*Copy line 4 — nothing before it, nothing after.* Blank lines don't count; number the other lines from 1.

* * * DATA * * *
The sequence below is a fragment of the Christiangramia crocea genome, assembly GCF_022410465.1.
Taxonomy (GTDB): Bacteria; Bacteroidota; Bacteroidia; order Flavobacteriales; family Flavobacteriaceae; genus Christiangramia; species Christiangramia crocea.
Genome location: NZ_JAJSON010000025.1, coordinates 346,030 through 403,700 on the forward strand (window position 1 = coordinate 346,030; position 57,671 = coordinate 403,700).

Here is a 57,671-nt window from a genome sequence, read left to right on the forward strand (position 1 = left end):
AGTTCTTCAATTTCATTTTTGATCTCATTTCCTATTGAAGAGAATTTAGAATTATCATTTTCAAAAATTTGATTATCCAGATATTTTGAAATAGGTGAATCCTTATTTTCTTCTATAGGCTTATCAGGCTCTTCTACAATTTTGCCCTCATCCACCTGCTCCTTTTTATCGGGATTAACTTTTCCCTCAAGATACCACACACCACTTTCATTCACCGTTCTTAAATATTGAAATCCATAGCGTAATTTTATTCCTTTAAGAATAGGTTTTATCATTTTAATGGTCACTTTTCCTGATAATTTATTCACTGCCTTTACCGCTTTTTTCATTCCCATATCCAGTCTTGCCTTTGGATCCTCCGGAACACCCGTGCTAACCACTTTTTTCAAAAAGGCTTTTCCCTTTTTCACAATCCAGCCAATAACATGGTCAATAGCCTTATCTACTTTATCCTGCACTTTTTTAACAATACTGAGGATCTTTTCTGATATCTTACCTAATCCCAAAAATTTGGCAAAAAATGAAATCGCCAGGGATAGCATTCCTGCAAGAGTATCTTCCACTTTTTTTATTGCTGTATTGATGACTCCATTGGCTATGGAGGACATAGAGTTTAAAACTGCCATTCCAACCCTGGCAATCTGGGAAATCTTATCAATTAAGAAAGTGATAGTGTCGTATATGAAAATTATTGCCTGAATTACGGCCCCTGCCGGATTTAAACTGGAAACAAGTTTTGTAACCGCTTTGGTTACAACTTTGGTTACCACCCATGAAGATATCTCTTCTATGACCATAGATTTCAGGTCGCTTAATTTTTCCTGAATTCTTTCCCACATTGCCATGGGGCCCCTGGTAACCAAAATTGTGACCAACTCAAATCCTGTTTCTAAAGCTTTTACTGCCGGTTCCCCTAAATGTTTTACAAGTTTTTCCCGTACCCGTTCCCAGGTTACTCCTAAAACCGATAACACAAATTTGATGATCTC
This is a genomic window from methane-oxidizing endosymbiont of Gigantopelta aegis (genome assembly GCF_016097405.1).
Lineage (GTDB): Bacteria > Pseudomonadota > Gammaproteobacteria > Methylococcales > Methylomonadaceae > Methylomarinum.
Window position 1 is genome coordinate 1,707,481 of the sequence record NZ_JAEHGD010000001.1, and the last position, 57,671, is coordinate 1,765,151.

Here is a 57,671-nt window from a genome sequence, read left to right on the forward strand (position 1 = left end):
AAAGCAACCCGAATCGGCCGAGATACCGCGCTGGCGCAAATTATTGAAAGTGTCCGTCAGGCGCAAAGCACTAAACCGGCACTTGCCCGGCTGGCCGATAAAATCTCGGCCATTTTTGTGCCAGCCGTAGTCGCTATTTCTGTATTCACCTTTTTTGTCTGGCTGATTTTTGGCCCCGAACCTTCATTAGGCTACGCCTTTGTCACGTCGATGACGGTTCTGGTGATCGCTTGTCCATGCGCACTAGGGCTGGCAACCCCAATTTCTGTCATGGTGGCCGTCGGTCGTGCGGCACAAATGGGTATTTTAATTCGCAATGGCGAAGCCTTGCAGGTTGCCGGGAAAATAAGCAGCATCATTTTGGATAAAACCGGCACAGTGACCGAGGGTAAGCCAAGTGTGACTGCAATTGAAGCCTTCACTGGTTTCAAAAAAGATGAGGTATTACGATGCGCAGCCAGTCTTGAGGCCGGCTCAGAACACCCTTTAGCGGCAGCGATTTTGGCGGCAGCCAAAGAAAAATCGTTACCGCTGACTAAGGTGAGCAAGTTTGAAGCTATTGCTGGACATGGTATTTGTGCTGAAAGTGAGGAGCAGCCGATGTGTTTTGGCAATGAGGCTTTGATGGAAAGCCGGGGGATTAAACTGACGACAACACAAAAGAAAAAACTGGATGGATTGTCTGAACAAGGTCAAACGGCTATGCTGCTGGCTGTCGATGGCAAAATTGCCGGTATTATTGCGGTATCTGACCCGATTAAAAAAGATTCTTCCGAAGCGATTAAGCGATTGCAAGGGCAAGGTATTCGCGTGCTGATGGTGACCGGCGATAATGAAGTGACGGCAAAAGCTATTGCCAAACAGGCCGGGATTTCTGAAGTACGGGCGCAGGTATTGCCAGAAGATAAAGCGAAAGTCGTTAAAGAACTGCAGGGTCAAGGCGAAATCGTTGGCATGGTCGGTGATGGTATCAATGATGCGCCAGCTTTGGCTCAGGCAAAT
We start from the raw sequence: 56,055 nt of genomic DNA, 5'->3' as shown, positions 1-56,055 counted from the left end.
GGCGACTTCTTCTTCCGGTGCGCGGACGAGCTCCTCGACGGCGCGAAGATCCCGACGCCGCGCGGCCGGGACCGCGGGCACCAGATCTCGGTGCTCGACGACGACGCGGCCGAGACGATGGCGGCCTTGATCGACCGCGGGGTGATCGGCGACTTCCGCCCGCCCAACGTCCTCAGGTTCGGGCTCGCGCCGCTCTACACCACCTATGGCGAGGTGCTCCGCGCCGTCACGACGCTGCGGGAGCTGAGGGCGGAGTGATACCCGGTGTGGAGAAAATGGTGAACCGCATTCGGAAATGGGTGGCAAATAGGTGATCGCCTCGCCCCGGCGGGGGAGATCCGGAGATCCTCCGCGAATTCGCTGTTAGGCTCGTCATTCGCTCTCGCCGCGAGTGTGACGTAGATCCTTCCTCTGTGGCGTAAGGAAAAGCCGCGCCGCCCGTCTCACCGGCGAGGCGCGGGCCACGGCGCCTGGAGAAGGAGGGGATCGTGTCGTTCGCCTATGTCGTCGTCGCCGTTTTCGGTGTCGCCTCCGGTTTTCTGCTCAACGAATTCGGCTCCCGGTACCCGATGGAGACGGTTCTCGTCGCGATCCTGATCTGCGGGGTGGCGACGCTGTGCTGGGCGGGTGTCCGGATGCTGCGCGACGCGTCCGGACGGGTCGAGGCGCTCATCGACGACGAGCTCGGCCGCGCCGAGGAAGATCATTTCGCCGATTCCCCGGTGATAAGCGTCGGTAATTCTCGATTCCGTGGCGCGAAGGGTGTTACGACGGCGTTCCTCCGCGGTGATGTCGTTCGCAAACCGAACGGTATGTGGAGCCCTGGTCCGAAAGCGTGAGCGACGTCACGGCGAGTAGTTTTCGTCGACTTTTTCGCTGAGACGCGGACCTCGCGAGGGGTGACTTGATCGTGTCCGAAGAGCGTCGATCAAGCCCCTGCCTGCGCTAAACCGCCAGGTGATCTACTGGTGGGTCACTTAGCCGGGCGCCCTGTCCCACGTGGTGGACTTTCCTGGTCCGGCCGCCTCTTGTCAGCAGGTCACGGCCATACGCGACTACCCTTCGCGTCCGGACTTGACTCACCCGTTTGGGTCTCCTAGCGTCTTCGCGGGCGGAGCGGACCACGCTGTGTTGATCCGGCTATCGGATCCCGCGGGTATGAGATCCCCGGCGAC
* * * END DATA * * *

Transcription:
Here is a 57,671-nt window from a genome sequence, read left to right on the forward strand (position 1 = left end):